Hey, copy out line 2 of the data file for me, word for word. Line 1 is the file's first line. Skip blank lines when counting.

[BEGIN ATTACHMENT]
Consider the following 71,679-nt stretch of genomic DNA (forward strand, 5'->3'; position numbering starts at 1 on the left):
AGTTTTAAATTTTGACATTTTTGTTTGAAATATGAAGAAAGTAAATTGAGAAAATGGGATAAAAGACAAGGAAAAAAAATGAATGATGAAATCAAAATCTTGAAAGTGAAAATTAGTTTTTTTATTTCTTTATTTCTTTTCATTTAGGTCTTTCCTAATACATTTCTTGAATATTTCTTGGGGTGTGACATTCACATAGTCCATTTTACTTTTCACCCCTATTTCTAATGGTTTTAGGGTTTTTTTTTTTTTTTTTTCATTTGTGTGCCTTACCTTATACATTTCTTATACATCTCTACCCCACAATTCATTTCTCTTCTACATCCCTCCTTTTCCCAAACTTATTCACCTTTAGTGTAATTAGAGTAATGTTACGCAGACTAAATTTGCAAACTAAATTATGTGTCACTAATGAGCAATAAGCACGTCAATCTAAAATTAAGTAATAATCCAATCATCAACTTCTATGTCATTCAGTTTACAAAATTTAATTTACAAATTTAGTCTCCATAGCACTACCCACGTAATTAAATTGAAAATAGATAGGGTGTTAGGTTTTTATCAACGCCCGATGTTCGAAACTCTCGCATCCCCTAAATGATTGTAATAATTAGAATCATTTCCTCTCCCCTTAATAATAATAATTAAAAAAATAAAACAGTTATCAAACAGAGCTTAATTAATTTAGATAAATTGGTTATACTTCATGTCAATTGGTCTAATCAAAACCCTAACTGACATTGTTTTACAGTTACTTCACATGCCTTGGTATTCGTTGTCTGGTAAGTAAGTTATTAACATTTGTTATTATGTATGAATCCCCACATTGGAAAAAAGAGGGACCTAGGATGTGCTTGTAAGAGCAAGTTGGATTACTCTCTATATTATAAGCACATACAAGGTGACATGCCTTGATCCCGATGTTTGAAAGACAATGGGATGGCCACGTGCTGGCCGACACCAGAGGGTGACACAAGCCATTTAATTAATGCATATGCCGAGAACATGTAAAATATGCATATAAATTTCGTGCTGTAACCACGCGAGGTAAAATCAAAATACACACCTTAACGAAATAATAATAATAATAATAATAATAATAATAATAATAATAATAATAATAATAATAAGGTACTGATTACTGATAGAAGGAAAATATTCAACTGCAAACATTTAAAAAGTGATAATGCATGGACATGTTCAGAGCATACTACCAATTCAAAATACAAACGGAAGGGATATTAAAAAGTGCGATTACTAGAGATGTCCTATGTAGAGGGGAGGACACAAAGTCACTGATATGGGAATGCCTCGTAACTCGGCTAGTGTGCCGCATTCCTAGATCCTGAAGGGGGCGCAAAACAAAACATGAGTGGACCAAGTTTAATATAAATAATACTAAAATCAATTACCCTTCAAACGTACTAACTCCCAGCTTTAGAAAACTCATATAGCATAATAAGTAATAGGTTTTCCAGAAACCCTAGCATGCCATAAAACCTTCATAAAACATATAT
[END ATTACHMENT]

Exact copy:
AGTTTTAAATTTTGACATTTTTGTTTGAAATATGAAGAAAGTAAATTGAGAAAATGGGATAAAAGACAAGGAAAAAAAATGAATGATGAAATCAAAATCTTGAAAGTGAAAATTAGTTTTTTTATTTCTTTATTTCTTTTCATTTAGGTCTTTCCTAATACATTTCTTGAATATTTCTTGGGGTGTGACATTCACATAGTCCATTTTACTTTTCACCCCTATTTCTAATGGTTTTAGGGTTTTTTTTTTTTTTTTTTCATTTGTGTGCCTTACCTTATACATTTCTTATACATCTCTACCCCACAATTCATTTCTCTTCTACATCCCTCCTTTTCCCAAACTTATTCACCTTTAGTGTAATTAGAGTAATGTTACGCAGACTAAATTTGCAAACTAAATTATGTGTCACTAATGAGCAATAAGCACGTCAATCTAAAATTAAGTAATAATCCAATCATCAACTTCTATGTCATTCAGTTTACAAAATTTAATTTACAAATTTAGTCTCCATAGCACTACCCACGTAATTAAATTGAAAATAGATAGGGTGTTAGGTTTTTATCAACGCCCGATGTTCGAAACTCTCGCATCCCCTAAATGATTGTAATAATTAGAATCATTTCCTCTCCCCTTAATAATAATAATTAAAAAAATAAAACAGTTATCAAACAGAGCTTAATTAATTTAGATAAATTGGTTATACTTCATGTCAATTGGTCTAATCAAAACCCTAACTGACATTGTTTTACAGTTACTTCACATGCCTTGGTATTCGTTGTCTGGTAAGTAAGTTATTAACATTTGTTATTATGTATGAATCCCCACATTGGAAAAAAGAGGGACCTAGGATGTGCTTGTAAGAGCAAGTTGGATTACTCTCTATATTATAAGCACATACAAGGTGACATGCCTTGATCCCGATGTTTGAAAGACAATGGGATGGCCACGTGCTGGCCGACACCAGAGGGTGACACAAGCCATTTAATTAATGCATATGCCGAGAACATGTAAAATATGCATATAAATTTCGTGCTGTAACCACGCGAGGTAAAATCAAAATACACACCTTAACGAAATAATAATAATAATAATAATAATAATAATAATAATAATAATAATAATAATAATAAGGTACTGATTACTGATAGAAGGAAAATATTCAACTGCAAACATTTAAAAAGTGATAATGCATGGACATGTTCAGAGCATACTACCAATTCAAAATACAAACGGAAGGGATATTAAAAAGTGCGATTACTAGAGATGTCCTATGTAGAGGGGAGGACACAAAGTCACTGATATGGGAATGCCTCGTAACTCGGCTAGTGTGCCGCATTCCTAGATCCTGAAGGGGGCGCAAAACAAAACATGAGTGGACCAAGTTTAATATAAATAATACTAAAATCAATTACCCTTCAAACGTACTAACTCCCAGCTTTAGAAAACTCATATAGCATAATAAGTAATAGGTTTTCCAGAAACCCTAGCATGCCATAAAACCTTCATAAAACATATAT